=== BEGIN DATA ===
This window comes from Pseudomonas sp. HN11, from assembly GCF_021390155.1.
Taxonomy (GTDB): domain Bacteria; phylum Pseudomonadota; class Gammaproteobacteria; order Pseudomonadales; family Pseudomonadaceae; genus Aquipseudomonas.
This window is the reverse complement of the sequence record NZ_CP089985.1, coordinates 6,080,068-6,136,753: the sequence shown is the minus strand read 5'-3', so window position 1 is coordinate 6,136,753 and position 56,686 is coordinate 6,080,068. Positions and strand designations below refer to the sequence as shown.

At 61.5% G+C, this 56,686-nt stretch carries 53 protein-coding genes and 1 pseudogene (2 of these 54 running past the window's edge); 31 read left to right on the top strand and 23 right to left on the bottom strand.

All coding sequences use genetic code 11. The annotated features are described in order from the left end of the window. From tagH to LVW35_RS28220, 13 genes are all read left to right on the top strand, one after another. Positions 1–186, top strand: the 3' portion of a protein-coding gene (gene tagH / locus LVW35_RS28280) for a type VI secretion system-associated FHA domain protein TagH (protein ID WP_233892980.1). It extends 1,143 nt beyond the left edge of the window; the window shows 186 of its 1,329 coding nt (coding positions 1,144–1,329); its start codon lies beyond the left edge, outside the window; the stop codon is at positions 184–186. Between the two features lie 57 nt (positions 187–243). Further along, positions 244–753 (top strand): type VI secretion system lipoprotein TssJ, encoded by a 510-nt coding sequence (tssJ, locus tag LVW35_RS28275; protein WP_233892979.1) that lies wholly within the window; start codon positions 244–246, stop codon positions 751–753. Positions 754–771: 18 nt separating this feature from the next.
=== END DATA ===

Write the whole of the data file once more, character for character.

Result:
This window comes from Pseudomonas sp. HN11, from assembly GCF_021390155.1.
Taxonomy (GTDB): domain Bacteria; phylum Pseudomonadota; class Gammaproteobacteria; order Pseudomonadales; family Pseudomonadaceae; genus Aquipseudomonas.
This window is the reverse complement of the sequence record NZ_CP089985.1, coordinates 6,080,068-6,136,753: the sequence shown is the minus strand read 5'-3', so window position 1 is coordinate 6,136,753 and position 56,686 is coordinate 6,080,068. Positions and strand designations below refer to the sequence as shown.

At 61.5% G+C, this 56,686-nt stretch carries 53 protein-coding genes and 1 pseudogene (2 of these 54 running past the window's edge); 31 read left to right on the top strand and 23 right to left on the bottom strand.

All coding sequences use genetic code 11. The annotated features are described in order from the left end of the window. From tagH to LVW35_RS28220, 13 genes are all read left to right on the top strand, one after another. Positions 1–186, top strand: the 3' portion of a protein-coding gene (gene tagH / locus LVW35_RS28280) for a type VI secretion system-associated FHA domain protein TagH (protein ID WP_233892980.1). It extends 1,143 nt beyond the left edge of the window; the window shows 186 of its 1,329 coding nt (coding positions 1,144–1,329); its start codon lies beyond the left edge, outside the window; the stop codon is at positions 184–186. Between the two features lie 57 nt (positions 187–243). Further along, positions 244–753 (top strand): type VI secretion system lipoprotein TssJ, encoded by a 510-nt coding sequence (tssJ, locus tag LVW35_RS28275; protein WP_233892979.1) that lies wholly within the window; start codon positions 244–246, stop codon positions 751–753. Positions 754–771: 18 nt separating this feature from the next.